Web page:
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Oscar Wilde: Endured anti-Irish racism; family slavery secret; brought down by childhood friend Edward Carson, and who lost his wife and two children because of the gay scandal

As the Belfast Book Festival opens, Michele Mendelssohn, author of a new biography on Oscar Wilde, tells Laurence White why the flamboyant, and ultimately tragic, figure continues to fascinate her

It was clear even from his school days that Oscar Wilde was a genius in the making. As a ten-year-old he was sent from his Dublin home to board at Portora Royal School, Enniskillen - regarded as one of the best in Ireland - and in the classroom he stood out because of his tremendous memory, advanced reading skills and prodigious intellect.

In a new biography of the socialite, playwright and poet, Making Oscar Wilde, author Michele Mendelssohn reveals how in his first surviving letter sent from school to his mother Speranza, Oscar inquires after her publisher - she had had some poetry published - and requests a copy of the National Review.

However, this serious 13-year-old was also a boy at heart, "babbling cheerfully about a regatta, a game of cricket and a luxurious hamper of grapes, pears and blancmange sent to him by his father".

His budding genius should not have been totally unexpected, according to Mendelssohn. "He was standing on the shoulder of giants," she says.

His father William was an eminent medical figure, becoming Surgeon Oculist to the Queen in Ireland. He also wrote a well regarded book on travels around the Mediterranean and to the Canary Islands and helped restore the reputation of Jonathan Swift, who had fallen out of favour in literary circles at that time. "Sometimes when parents are so important - Sir William was an eminent figure in medical history - it makes the child work even harder to make their own mark on the world.

"That is what happened with Oscar. But it was difficult for him. His family had a lot of prestige but not very many other advantages to give him. When his father died he left him £200 a year, not a vast sum. Oscar was one of those people who had very eminent parents but who had to make his own way in life".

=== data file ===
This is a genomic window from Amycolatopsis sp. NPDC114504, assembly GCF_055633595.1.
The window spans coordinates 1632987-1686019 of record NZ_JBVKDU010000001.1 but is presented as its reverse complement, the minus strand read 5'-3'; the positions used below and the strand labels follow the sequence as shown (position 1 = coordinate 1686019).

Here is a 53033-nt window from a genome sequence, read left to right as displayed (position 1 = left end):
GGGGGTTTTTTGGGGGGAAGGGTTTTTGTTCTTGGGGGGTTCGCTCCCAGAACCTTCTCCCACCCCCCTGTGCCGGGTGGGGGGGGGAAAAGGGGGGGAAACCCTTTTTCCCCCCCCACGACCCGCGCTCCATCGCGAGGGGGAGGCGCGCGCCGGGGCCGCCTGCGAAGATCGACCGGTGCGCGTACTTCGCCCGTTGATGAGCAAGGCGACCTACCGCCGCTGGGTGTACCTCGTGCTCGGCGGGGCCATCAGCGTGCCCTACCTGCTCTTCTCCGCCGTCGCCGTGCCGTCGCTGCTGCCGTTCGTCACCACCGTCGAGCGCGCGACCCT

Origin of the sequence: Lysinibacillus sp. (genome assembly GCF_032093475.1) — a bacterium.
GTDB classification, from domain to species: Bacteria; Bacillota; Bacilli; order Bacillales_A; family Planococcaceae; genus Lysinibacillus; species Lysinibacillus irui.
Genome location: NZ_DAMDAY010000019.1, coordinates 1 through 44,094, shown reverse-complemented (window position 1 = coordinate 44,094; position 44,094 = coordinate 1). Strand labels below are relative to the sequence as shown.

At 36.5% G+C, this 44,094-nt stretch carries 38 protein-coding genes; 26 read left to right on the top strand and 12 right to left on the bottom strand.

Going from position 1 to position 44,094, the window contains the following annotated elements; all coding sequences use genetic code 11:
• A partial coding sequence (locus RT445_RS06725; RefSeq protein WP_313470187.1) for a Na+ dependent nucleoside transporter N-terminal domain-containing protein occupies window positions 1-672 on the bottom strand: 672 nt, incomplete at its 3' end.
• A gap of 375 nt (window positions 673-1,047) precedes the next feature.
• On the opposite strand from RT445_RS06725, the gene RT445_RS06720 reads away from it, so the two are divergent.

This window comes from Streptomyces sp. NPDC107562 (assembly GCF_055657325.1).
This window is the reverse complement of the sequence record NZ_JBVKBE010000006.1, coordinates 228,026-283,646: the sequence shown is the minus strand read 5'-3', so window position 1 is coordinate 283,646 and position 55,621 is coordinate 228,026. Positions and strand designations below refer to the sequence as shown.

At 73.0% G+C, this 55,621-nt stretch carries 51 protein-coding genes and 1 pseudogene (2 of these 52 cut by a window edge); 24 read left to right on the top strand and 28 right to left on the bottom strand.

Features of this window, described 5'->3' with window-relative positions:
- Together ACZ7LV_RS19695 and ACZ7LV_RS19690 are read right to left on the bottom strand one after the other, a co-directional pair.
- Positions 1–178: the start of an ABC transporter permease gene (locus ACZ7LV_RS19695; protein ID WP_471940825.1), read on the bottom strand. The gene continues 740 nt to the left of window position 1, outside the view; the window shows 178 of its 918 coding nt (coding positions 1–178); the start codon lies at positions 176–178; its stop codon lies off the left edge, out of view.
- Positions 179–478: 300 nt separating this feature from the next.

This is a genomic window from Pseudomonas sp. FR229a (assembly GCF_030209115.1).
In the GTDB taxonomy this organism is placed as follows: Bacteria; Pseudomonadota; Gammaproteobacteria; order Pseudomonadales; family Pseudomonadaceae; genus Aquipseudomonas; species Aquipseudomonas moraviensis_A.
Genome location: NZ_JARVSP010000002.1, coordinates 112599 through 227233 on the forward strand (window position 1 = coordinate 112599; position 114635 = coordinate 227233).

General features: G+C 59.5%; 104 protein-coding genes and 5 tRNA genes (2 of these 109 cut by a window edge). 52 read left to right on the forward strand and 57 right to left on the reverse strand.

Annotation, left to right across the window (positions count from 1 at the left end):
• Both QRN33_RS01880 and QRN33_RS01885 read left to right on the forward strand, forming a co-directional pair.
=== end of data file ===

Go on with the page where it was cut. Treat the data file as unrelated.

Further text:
The Wilde family had come to Ireland in the 18th century and began a rapid upward social climb by marrying well - Oscar's father was later to describe the Saxon-Celtic racial mix as superior to all others - and also through their own professional skills, often in medicine.

Oscar's mother was an unconventional figure - managing to survive the scandal of being caught in flagrante with a married man before her own marriage - and was so convinced before his birth that Oscar was going to be a baby girl that she dressed him in girls' clothes until he was about 10. As a child, Oscar - full name Oscar Fingal O'Flahertie Wilde - often played with the man who would become his nemesis, Lord Edward Carson. He, like Oscar, was born in 1854 in Dublin to Anglo-Irish parents and as children they were often found along the seashore.

Both attended Trinity College and could often be seen strolling arm-in-arm around the campus. But their friendship had long ended when they faced each other in court in April 1895.

Wilde had sued the Marquess of Queensberry, the father of his lover Bosie, for libel, for accusing him of being a "sodomite".

Carson, acting for Queensberry, destroyed Wilde in the witness box, setting in train a chain of events - his prosecution and jailing, his bankruptcy and the loss of his wife Constance and two sons, Vyvyan and Cyril, who were forced to change their names and live in exile in Italy.

In prison, Wilde was forced to walk a treadmill for six hours a day and sleep on a plank and his fingers were torn, shredding hard ropes. He was so broken by prison that he appealed to the Home Secretary for early release, tallying his losses - wife, children, fame, honour, position and wealth - and pointing out, bizarrely in the third person, that all he could look forward to was poverty and all that he could hope for was obscurity.